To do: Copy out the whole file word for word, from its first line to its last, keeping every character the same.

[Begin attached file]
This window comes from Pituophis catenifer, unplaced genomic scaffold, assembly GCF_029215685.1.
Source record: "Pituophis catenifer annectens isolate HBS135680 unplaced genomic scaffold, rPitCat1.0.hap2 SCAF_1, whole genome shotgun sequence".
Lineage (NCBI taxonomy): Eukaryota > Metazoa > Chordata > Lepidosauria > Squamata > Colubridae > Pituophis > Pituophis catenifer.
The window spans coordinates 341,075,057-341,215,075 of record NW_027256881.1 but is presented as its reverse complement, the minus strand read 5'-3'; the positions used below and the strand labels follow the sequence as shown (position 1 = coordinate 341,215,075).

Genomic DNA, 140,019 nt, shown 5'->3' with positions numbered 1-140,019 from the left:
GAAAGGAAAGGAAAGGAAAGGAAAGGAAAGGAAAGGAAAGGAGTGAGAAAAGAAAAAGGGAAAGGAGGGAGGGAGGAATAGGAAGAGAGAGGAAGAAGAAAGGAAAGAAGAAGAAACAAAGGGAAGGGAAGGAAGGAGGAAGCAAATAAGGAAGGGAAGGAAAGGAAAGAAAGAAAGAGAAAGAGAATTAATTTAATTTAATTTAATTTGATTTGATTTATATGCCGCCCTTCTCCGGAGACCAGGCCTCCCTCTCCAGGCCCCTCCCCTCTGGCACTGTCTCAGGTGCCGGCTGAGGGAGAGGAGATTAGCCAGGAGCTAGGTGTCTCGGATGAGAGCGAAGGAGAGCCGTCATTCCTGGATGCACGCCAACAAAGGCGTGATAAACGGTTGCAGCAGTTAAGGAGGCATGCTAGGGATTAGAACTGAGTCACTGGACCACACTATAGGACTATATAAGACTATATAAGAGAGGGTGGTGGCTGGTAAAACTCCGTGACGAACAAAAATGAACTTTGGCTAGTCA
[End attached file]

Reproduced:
This window comes from Pituophis catenifer, unplaced genomic scaffold, assembly GCF_029215685.1.
Source record: "Pituophis catenifer annectens isolate HBS135680 unplaced genomic scaffold, rPitCat1.0.hap2 SCAF_1, whole genome shotgun sequence".
Lineage (NCBI taxonomy): Eukaryota > Metazoa > Chordata > Lepidosauria > Squamata > Colubridae > Pituophis > Pituophis catenifer.
The window spans coordinates 341,075,057-341,215,075 of record NW_027256881.1 but is presented as its reverse complement, the minus strand read 5'-3'; the positions used below and the strand labels follow the sequence as shown (position 1 = coordinate 341,215,075).

Genomic DNA, 140,019 nt, shown 5'->3' with positions numbered 1-140,019 from the left:
GAAAGGAAAGGAAAGGAAAGGAAAGGAAAGGAAAGGAAAGGAGTGAGAAAAGAAAAAGGGAAAGGAGGGAGGGAGGAATAGGAAGAGAGAGGAAGAAGAAAGGAAAGAAGAAGAAACAAAGGGAAGGGAAGGAAGGAGGAAGCAAATAAGGAAGGGAAGGAAAGGAAAGAAAGAAAGAGAAAGAGAATTAATTTAATTTAATTTAATTTGATTTGATTTATATGCCGCCCTTCTCCGGAGACCAGGCCTCCCTCTCCAGGCCCCTCCCCTCTGGCACTGTCTCAGGTGCCGGCTGAGGGAGAGGAGATTAGCCAGGAGCTAGGTGTCTCGGATGAGAGCGAAGGAGAGCCGTCATTCCTGGATGCACGCCAACAAAGGCGTGATAAACGGTTGCAGCAGTTAAGGAGGCATGCTAGGGATTAGAACTGAGTCACTGGACCACACTATAGGACTATATAAGACTATATAAGAGAGGGTGGTGGCTGGTAAAACTCCGTGACGAACAAAAATGAACTTTGGCTAGTCA